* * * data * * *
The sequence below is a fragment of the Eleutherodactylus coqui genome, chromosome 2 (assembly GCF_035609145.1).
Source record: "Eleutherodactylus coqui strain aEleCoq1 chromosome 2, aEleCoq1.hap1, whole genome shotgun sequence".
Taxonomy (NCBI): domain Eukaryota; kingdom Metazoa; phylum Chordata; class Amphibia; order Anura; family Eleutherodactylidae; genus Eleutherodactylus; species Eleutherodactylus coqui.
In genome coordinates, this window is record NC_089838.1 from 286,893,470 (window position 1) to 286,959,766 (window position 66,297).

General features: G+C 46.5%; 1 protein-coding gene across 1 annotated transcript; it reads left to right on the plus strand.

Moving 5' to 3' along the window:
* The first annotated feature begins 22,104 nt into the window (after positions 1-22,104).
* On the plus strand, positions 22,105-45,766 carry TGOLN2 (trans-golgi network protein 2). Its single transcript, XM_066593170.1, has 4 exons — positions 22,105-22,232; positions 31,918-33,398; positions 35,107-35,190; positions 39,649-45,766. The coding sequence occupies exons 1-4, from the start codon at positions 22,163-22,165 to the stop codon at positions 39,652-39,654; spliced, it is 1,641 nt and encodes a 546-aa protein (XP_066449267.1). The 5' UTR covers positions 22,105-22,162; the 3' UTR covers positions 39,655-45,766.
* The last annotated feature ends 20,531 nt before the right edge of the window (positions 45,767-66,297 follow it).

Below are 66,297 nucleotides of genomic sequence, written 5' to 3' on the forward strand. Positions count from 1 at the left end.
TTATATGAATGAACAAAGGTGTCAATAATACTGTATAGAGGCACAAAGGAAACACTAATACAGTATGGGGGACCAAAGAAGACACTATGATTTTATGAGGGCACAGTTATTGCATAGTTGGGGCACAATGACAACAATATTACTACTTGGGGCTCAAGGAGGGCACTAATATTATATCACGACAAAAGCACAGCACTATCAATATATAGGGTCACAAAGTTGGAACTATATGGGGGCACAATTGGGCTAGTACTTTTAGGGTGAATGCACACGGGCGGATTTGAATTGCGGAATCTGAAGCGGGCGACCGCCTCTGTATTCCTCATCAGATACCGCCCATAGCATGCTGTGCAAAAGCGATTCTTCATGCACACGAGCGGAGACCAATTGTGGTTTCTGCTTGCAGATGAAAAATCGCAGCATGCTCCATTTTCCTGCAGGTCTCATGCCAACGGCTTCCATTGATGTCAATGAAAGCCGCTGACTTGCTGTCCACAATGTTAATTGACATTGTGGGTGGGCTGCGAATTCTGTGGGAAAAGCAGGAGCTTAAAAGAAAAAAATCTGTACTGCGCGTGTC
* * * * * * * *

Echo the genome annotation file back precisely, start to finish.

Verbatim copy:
The sequence below is a fragment of the Eleutherodactylus coqui genome, chromosome 2 (assembly GCF_035609145.1).
Source record: "Eleutherodactylus coqui strain aEleCoq1 chromosome 2, aEleCoq1.hap1, whole genome shotgun sequence".
Taxonomy (NCBI): domain Eukaryota; kingdom Metazoa; phylum Chordata; class Amphibia; order Anura; family Eleutherodactylidae; genus Eleutherodactylus; species Eleutherodactylus coqui.
In genome coordinates, this window is record NC_089838.1 from 286,893,470 (window position 1) to 286,959,766 (window position 66,297).

General features: G+C 46.5%; 1 protein-coding gene across 1 annotated transcript; it reads left to right on the plus strand.

Moving 5' to 3' along the window:
* The first annotated feature begins 22,104 nt into the window (after positions 1-22,104).
* On the plus strand, positions 22,105-45,766 carry TGOLN2 (trans-golgi network protein 2). Its single transcript, XM_066593170.1, has 4 exons — positions 22,105-22,232; positions 31,918-33,398; positions 35,107-35,190; positions 39,649-45,766. The coding sequence occupies exons 1-4, from the start codon at positions 22,163-22,165 to the stop codon at positions 39,652-39,654; spliced, it is 1,641 nt and encodes a 546-aa protein (XP_066449267.1). The 5' UTR covers positions 22,105-22,162; the 3' UTR covers positions 39,655-45,766.
* The last annotated feature ends 20,531 nt before the right edge of the window (positions 45,767-66,297 follow it).

Below are 66,297 nucleotides of genomic sequence, written 5' to 3' on the forward strand. Positions count from 1 at the left end.
TTATATGAATGAACAAAGGTGTCAATAATACTGTATAGAGGCACAAAGGAAACACTAATACAGTATGGGGGACCAAAGAAGACACTATGATTTTATGAGGGCACAGTTATTGCATAGTTGGGGCACAATGACAACAATATTACTACTTGGGGCTCAAGGAGGGCACTAATATTATATCACGACAAAAGCACAGCACTATCAATATATAGGGTCACAAAGTTGGAACTATATGGGGGCACAATTGGGCTAGTACTTTTAGGGTGAATGCACACGGGCGGATTTGAATTGCGGAATCTGAAGCGGGCGACCGCCTCTGTATTCCTCATCAGATACCGCCCATAGCATGCTGTGCAAAAGCGATTCTTCATGCACACGAGCGGAGACCAATTGTGGTTTCTGCTTGCAGATGAAAAATCGCAGCATGCTCCATTTTCCTGCAGGTCTCATGCCAACGGCTTCCATTGATGTCAATGAAAGCCGCTGACTTGCTGTCCACAATGTTAATTGACATTGTGGGTGGGCTGCGAATTCTGTGGGAAAAGCAGGAGCTTAAAAGAAAAAAATCTGTACTGCGCGTGTC